Michael Holden

  • 5.  RE: clearpass ad azure

    Posted May 21, 2021 03:37 AM

    Thank you Michael,
    Can we use wildcard public certificat as radius certificat ?
    I always heard that is not recommended but I don't know really why.

    I asked scepman support for this issues. (for generate certificate for a device out intune)


  • 6.  RE: clearpass ad azure

    Posted May 21, 2021 10:50 AM
    There have been (at least historically) issues with Windows devices and wildcard certificates for EAP. As nearly every network needs to support Windows clients, it has been a no-go and probably nobody tested anymore as you probably don't want to risk this.

    Public certificates are not recommended for EAP because there is no benefit having a public certificate. For HTTPS you can automatically accept the certificate by linking it to the URL (hostname) you type in your browser. For 802.1X, there is no such identifier, on wired there is not even an SSID name, on wireless anyone can pick any SSID name, which means end user would need to make the decision if they trust a certificate and you probably know what they do if there is any security pop-up. The major issue with a public certificate for EAP is that these days public certs cannot he requested for a longer period than one year. You will need to roll-over your RADIUS certificate every year, but most important is that public CAs roll-over as well. So there is no guarantee that you can still get a certificate from the same public CA in a year from now. If you can't at that point, you have an issue as moving to another CA means potentially touching every client. With a private CA you control the validity of your CA, as well the issued certificates. Public CAs are under much higher restrictions.

    I know customers that run on public certs, and it works, but I have seen customers forced in reprovisioning procedures as well, where you don't want to be.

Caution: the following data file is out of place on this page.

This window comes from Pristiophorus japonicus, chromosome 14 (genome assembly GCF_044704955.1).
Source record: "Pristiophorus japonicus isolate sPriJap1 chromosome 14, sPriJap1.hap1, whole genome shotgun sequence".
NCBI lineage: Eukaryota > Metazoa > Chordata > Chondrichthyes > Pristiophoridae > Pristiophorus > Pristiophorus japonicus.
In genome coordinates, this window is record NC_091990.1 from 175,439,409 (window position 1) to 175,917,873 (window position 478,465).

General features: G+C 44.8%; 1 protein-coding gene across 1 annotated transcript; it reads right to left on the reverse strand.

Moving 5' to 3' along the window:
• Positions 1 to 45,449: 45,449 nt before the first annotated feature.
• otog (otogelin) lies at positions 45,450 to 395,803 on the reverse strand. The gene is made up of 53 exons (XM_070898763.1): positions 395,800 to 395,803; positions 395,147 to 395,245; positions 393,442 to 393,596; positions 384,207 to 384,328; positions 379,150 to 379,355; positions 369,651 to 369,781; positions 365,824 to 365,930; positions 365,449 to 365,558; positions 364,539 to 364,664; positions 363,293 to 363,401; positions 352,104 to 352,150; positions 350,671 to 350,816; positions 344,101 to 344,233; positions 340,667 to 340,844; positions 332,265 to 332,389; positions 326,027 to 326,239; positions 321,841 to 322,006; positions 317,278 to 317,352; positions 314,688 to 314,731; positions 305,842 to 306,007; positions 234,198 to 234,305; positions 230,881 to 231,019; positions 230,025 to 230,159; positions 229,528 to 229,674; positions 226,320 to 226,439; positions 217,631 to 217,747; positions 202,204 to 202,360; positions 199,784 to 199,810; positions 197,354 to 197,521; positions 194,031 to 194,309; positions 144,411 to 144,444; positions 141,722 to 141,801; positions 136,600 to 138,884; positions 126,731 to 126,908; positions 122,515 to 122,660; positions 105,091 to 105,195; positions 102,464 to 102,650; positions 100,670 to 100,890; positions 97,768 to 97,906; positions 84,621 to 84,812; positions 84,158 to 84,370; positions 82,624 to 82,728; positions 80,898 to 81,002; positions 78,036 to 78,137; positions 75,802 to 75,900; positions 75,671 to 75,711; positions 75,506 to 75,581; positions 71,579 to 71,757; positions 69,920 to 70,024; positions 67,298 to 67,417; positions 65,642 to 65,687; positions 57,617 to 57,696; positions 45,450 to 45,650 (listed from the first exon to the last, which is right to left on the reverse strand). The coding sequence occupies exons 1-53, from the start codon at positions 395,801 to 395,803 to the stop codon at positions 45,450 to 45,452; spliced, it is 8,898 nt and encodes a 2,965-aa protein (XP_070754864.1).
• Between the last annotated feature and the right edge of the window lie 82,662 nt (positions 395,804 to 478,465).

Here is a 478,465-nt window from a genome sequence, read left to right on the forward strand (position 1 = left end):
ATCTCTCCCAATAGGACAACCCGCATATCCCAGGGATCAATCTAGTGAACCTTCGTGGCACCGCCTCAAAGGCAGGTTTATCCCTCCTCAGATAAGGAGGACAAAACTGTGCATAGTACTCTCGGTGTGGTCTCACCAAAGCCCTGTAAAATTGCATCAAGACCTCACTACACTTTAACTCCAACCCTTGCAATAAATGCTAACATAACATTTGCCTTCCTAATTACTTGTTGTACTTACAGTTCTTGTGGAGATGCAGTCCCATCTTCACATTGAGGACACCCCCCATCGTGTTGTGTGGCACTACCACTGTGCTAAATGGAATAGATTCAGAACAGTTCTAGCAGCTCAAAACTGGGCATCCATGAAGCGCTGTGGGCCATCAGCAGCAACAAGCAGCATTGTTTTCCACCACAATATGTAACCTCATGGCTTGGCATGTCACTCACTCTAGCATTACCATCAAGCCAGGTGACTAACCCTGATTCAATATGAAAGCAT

Recommended for EAP is a long-running (multi-year) server certificate from a private CA. And use some kind of provisioning method to get the root and supplicant config in your client. AD GPO/Intune/other MDM for managed clients, for unmanaged/BYOD clients have a look at Onboard.

    Herman Robers
    If you have urgent issues, always contact your Aruba partner, distributor, or Aruba TAC Support. Check for how to contact Aruba TAC. Any opinions expressed here are solely my own and not necessarily that of Hewlett Packard Enterprise or Aruba Networks.

    In case your problem is solved, please invest the time to post a follow-up with the information on how you solved it. Others can benefit from that.

  • 7.  RE: clearpass ad azure

    Posted May 22, 2021 01:41 AM

    Sorry I missed that you had already Checked out Intune. 
    I hadn't checked these out before, but thank you Mitchell for the content! 
    If you check the 1.2 video ( ) around 7:45 minutes you'll see where the ClearPass RADIUS Certificate is defined when manually configuring, you'll need to do the same in the Device Profile WiFi configuration to match the ClearPass RADIUS Server Certificate. 

    As for the Wild Card question... Se Herman's response. Wildcard will not be a good option. 
    If this is lab or other small highly managed client set, you can look at something like Let's Encrypt or I wouldn't mess with Let's Encrypt for the RADIUS cert for anything other than a lab since the certbot isn't directly supported for the 90 day cert rotation. You could possibly do this with a cron job and the PUT /server-cert/name/{server_uuid}/{service_name} API call, but I can think of several basic security reasons not to do this. (Check you're API Explorer for details https://<you CPPM Server>/api-docs/PlatformCertificates-v1#!/ServerCert)